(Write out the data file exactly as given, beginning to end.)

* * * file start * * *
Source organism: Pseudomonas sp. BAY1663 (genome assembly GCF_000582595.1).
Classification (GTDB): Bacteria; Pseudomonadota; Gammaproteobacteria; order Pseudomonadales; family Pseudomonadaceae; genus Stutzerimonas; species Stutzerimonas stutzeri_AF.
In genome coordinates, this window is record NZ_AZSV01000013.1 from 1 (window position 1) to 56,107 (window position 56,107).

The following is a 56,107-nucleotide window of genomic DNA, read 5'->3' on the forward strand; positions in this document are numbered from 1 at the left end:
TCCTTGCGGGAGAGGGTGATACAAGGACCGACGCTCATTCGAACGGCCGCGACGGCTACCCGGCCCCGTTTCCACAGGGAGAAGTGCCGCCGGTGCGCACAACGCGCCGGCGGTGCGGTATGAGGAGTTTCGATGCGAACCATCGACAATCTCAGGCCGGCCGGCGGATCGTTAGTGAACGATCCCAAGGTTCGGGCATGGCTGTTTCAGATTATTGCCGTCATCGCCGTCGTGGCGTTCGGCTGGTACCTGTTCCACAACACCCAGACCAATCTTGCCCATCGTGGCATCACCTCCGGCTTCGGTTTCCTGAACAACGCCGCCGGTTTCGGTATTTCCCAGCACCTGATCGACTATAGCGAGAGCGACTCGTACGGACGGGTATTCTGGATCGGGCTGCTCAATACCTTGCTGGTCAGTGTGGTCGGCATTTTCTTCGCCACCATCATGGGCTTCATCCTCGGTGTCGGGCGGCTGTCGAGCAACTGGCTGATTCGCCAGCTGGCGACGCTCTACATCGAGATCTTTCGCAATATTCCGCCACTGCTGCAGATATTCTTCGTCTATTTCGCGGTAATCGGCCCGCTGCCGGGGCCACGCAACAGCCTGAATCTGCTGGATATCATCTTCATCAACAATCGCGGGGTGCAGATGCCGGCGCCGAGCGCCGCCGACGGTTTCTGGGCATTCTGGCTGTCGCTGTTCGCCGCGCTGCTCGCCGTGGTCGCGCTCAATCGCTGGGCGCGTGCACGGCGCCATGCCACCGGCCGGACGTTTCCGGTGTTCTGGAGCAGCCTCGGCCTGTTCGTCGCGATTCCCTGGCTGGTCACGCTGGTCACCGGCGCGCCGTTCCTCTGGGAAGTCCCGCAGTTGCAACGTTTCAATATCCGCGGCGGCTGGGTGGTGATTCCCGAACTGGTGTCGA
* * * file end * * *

Source organism: Pseudomonas sp. BAY1663 (genome assembly GCF_000582595.1).
Classification (GTDB): Bacteria; Pseudomonadota; Gammaproteobacteria; order Pseudomonadales; family Pseudomonadaceae; genus Stutzerimonas; species Stutzerimonas stutzeri_AF.
In genome coordinates, this window is record NZ_AZSV01000013.1 from 1 (window position 1) to 56,107 (window position 56,107).

The following is a 56,107-nucleotide window of genomic DNA, read 5'->3' on the forward strand; positions in this document are numbered from 1 at the left end:
TCCTTGCGGGAGAGGGTGATACAAGGACCGACGCTCATTCGAACGGCCGCGACGGCTACCCGGCCCCGTTTCCACAGGGAGAAGTGCCGCCGGTGCGCACAACGCGCCGGCGGTGCGGTATGAGGAGTTTCGATGCGAACCATCGACAATCTCAGGCCGGCCGGCGGATCGTTAGTGAACGATCCCAAGGTTCGGGCATGGCTGTTTCAGATTATTGCCGTCATCGCCGTCGTGGCGTTCGGCTGGTACCTGTTCCACAACACCCAGACCAATCTTGCCCATCGTGGCATCACCTCCGGCTTCGGTTTCCTGAACAACGCCGCCGGTTTCGGTATTTCCCAGCACCTGATCGACTATAGCGAGAGCGACTCGTACGGACGGGTATTCTGGATCGGGCTGCTCAATACCTTGCTGGTCAGTGTGGTCGGCATTTTCTTCGCCACCATCATGGGCTTCATCCTCGGTGTCGGGCGGCTGTCGAGCAACTGGCTGATTCGCCAGCTGGCGACGCTCTACATCGAGATCTTTCGCAATATTCCGCCACTGCTGCAGATATTCTTCGTCTATTTCGCGGTAATCGGCCCGCTGCCGGGGCCACGCAACAGCCTGAATCTGCTGGATATCATCTTCATCAACAATCGCGGGGTGCAGATGCCGGCGCCGAGCGCCGCCGACGGTTTCTGGGCATTCTGGCTGTCGCTGTTCGCCGCGCTGCTCGCCGTGGTCGCGCTCAATCGCTGGGCGCGTGCACGGCGCCATGCCACCGGCCGGACGTTTCCGGTGTTCTGGAGCAGCCTCGGCCTGTTCGTCGCGATTCCCTGGCTGGTCACGCTGGTCACCGGCGCGCCGTTCCTCTGGGAAGTCCCGCAGTTGCAACGTTTCAATATCCGCGGCGGCTGGGTGGTGATTCCCGAACTGGTGTCGA